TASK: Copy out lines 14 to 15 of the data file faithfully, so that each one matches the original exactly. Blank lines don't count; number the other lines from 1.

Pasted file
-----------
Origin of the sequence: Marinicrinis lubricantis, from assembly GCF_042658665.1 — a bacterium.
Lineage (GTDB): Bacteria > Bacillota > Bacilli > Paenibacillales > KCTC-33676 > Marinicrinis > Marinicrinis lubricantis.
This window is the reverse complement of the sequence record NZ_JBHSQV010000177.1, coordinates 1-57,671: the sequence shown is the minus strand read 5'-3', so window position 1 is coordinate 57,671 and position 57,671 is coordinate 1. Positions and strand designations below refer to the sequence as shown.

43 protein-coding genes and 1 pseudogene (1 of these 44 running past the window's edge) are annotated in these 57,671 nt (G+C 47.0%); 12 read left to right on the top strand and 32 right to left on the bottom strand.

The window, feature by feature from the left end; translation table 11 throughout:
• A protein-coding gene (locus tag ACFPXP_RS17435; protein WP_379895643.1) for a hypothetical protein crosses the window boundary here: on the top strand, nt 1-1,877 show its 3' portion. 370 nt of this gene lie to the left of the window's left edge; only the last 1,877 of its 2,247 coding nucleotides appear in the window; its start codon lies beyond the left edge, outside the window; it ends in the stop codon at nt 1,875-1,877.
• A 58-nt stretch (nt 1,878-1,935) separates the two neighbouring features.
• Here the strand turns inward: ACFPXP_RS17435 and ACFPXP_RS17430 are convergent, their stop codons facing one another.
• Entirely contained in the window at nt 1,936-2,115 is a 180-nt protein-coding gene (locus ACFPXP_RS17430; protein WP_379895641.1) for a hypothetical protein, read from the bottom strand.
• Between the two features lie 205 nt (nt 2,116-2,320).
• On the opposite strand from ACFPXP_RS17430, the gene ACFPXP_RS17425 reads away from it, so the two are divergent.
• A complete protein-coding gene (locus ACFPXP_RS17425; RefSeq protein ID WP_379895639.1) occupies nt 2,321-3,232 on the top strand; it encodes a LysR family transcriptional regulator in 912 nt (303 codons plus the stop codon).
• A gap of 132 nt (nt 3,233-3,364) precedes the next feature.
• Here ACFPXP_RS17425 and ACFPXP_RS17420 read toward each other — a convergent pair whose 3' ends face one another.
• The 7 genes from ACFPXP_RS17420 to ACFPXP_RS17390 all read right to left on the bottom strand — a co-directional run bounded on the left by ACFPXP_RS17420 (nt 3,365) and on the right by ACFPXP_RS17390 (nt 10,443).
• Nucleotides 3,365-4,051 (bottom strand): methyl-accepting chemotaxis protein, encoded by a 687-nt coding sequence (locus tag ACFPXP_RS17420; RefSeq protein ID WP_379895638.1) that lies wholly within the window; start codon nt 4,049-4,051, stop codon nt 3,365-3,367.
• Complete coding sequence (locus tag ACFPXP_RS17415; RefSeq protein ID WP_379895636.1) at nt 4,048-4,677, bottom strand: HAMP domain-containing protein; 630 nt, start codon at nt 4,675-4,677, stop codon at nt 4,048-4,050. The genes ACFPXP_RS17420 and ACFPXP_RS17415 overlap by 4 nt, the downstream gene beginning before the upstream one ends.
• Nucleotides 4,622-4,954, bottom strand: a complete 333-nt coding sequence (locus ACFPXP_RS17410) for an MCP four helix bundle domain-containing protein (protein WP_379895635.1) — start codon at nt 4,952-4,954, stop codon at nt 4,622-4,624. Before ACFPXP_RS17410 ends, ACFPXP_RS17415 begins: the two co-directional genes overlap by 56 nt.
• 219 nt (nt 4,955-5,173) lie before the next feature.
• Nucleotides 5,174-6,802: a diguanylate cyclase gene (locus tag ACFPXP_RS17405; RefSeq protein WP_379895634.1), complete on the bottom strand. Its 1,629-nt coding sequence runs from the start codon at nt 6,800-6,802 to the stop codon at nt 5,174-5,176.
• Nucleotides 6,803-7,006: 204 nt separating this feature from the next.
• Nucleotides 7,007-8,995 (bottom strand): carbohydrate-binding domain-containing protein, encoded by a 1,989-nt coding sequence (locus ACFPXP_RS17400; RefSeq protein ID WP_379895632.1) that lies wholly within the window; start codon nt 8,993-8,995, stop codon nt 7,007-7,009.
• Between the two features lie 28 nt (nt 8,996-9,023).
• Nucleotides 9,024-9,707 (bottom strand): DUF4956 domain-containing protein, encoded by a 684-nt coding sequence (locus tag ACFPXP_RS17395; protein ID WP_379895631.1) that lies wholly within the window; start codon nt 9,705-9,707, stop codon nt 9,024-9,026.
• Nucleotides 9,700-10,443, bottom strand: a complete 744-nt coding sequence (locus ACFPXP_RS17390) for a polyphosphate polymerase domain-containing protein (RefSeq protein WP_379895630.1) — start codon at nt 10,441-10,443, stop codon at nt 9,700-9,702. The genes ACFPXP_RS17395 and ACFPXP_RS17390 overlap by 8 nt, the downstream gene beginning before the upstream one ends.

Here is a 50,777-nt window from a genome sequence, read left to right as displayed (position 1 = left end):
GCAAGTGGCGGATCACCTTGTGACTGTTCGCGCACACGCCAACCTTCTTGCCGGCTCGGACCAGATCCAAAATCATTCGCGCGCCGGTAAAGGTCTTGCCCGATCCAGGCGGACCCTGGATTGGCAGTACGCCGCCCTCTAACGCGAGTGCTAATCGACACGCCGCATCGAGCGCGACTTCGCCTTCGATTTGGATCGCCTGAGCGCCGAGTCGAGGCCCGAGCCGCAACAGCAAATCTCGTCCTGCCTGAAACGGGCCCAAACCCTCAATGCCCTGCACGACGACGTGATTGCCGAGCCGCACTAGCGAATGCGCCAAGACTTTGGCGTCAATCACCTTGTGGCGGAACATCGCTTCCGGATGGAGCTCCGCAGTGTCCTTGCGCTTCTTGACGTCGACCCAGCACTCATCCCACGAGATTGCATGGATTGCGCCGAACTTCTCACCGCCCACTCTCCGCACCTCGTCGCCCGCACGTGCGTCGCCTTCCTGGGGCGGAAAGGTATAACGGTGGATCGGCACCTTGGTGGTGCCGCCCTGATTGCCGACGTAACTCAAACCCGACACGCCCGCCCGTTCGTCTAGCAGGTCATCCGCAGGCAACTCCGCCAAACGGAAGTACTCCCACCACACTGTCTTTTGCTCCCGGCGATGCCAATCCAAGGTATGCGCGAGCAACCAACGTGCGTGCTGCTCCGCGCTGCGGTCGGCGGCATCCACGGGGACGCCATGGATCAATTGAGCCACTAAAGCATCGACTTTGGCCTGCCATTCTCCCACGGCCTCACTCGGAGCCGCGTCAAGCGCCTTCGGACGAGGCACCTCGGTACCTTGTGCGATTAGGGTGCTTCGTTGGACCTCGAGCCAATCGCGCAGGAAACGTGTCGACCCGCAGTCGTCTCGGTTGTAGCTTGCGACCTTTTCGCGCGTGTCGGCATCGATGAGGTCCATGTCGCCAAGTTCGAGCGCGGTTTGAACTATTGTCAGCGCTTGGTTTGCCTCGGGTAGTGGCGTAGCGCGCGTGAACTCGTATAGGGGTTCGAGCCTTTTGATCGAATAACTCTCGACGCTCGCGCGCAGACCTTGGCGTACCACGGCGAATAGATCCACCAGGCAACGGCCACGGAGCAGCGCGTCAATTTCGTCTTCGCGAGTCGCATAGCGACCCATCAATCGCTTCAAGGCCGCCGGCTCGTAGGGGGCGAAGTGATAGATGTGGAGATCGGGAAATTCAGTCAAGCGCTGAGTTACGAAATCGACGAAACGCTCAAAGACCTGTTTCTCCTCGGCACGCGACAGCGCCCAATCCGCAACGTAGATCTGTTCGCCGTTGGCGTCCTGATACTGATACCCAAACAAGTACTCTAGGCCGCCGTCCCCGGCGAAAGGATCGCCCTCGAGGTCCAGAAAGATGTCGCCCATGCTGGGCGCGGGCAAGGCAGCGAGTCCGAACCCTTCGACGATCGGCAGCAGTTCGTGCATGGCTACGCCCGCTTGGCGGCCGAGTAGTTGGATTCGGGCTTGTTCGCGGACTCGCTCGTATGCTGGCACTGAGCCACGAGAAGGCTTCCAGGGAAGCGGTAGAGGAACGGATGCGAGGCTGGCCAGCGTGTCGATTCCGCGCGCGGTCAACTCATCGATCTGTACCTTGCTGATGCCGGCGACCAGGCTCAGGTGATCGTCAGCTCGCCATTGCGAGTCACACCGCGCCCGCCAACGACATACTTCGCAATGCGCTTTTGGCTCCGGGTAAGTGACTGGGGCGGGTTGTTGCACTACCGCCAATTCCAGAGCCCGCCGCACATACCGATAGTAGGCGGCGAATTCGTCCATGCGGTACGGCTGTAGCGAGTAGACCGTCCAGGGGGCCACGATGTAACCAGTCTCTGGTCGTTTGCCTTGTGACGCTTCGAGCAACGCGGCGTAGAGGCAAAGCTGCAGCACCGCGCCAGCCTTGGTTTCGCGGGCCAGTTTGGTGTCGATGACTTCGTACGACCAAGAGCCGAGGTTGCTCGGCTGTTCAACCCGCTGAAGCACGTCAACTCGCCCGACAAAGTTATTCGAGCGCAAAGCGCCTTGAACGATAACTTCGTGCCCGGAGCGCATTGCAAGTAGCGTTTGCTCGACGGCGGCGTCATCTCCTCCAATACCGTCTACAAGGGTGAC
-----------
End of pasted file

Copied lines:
• Here ACFPXP_RS17425 and ACFPXP_RS17420 read toward each other — a convergent pair whose 3' ends face one another.
• The 7 genes from ACFPXP_RS17420 to ACFPXP_RS17390 all read right to left on the bottom strand — a co-directional run bounded on the left by ACFPXP_RS17420 (nt 3,365) and on the right by ACFPXP_RS17390 (nt 10,443).